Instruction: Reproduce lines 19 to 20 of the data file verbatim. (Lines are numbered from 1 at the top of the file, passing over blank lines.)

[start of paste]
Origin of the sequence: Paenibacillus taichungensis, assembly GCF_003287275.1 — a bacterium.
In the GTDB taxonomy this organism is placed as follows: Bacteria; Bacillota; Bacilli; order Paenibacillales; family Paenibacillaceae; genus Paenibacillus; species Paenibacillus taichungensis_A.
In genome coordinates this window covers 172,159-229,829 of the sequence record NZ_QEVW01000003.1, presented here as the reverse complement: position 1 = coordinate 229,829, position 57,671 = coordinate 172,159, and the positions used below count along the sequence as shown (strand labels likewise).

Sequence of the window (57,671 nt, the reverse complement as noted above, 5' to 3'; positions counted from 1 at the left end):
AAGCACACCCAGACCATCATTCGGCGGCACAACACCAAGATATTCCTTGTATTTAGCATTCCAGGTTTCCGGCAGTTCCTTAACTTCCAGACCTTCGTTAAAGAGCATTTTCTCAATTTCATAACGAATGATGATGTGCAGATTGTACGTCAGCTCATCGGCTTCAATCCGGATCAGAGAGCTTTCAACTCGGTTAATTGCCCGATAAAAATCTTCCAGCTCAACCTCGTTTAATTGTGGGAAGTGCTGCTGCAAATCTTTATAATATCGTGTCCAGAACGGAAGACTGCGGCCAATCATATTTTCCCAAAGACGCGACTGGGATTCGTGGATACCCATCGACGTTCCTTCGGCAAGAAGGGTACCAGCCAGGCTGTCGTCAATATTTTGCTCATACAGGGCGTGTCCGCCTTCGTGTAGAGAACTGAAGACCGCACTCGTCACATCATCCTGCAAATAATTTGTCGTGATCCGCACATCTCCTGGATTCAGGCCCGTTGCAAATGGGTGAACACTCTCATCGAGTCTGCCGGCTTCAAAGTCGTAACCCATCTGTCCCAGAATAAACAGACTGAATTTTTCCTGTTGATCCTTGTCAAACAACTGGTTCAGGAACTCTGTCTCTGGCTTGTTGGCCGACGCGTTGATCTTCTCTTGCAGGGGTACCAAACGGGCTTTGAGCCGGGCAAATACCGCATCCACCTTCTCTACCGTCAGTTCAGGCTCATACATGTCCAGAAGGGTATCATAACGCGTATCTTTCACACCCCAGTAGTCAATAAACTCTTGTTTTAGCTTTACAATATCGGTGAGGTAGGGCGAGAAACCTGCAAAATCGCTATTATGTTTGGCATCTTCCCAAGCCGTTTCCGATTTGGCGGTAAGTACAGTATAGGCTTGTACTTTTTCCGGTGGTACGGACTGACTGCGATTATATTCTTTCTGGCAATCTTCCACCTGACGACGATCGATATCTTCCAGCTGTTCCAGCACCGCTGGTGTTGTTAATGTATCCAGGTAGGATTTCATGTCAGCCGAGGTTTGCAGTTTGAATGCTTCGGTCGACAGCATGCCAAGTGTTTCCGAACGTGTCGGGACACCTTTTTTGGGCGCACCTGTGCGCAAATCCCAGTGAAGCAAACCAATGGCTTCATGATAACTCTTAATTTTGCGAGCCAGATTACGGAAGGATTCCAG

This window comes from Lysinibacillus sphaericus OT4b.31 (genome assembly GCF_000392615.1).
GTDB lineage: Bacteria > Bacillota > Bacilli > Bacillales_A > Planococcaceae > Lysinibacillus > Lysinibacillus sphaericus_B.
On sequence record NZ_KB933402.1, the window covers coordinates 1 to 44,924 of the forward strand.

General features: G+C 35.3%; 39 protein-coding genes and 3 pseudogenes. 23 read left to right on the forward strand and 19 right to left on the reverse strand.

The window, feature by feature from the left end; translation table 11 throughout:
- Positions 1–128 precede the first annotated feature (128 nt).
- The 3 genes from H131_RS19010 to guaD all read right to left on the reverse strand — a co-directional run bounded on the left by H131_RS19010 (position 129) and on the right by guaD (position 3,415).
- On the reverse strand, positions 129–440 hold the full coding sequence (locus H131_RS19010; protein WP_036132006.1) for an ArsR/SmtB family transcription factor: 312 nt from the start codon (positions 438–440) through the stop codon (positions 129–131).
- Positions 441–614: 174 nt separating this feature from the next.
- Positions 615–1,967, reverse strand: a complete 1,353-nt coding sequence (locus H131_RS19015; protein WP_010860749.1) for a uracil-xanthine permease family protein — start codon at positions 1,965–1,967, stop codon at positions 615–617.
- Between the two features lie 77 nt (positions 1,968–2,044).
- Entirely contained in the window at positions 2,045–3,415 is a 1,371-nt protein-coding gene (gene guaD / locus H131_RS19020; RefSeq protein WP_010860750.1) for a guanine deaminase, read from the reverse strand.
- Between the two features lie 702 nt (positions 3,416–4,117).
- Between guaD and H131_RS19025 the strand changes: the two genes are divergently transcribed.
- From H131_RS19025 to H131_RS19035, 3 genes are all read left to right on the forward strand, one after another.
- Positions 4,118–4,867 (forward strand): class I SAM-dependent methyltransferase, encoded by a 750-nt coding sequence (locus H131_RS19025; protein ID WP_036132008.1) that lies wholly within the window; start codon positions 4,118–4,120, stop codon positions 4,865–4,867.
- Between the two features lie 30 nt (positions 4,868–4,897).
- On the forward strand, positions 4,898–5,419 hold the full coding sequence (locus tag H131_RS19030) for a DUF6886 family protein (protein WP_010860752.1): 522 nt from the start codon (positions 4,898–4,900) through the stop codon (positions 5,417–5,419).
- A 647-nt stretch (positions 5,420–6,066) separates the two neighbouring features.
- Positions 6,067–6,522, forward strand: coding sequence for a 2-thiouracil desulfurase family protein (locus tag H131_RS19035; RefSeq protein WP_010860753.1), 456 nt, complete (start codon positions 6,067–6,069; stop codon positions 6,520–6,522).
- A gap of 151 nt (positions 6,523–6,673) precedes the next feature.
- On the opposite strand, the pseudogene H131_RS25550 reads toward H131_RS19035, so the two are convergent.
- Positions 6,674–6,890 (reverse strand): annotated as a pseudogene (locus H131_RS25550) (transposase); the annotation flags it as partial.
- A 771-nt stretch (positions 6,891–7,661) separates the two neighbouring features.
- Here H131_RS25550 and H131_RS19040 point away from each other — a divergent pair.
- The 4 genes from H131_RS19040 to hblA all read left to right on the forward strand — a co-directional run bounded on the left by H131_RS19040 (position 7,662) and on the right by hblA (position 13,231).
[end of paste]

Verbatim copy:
- Between guaD and H131_RS19025 the strand changes: the two genes are divergently transcribed.
- From H131_RS19025 to H131_RS19035, 3 genes are all read left to right on the forward strand, one after another.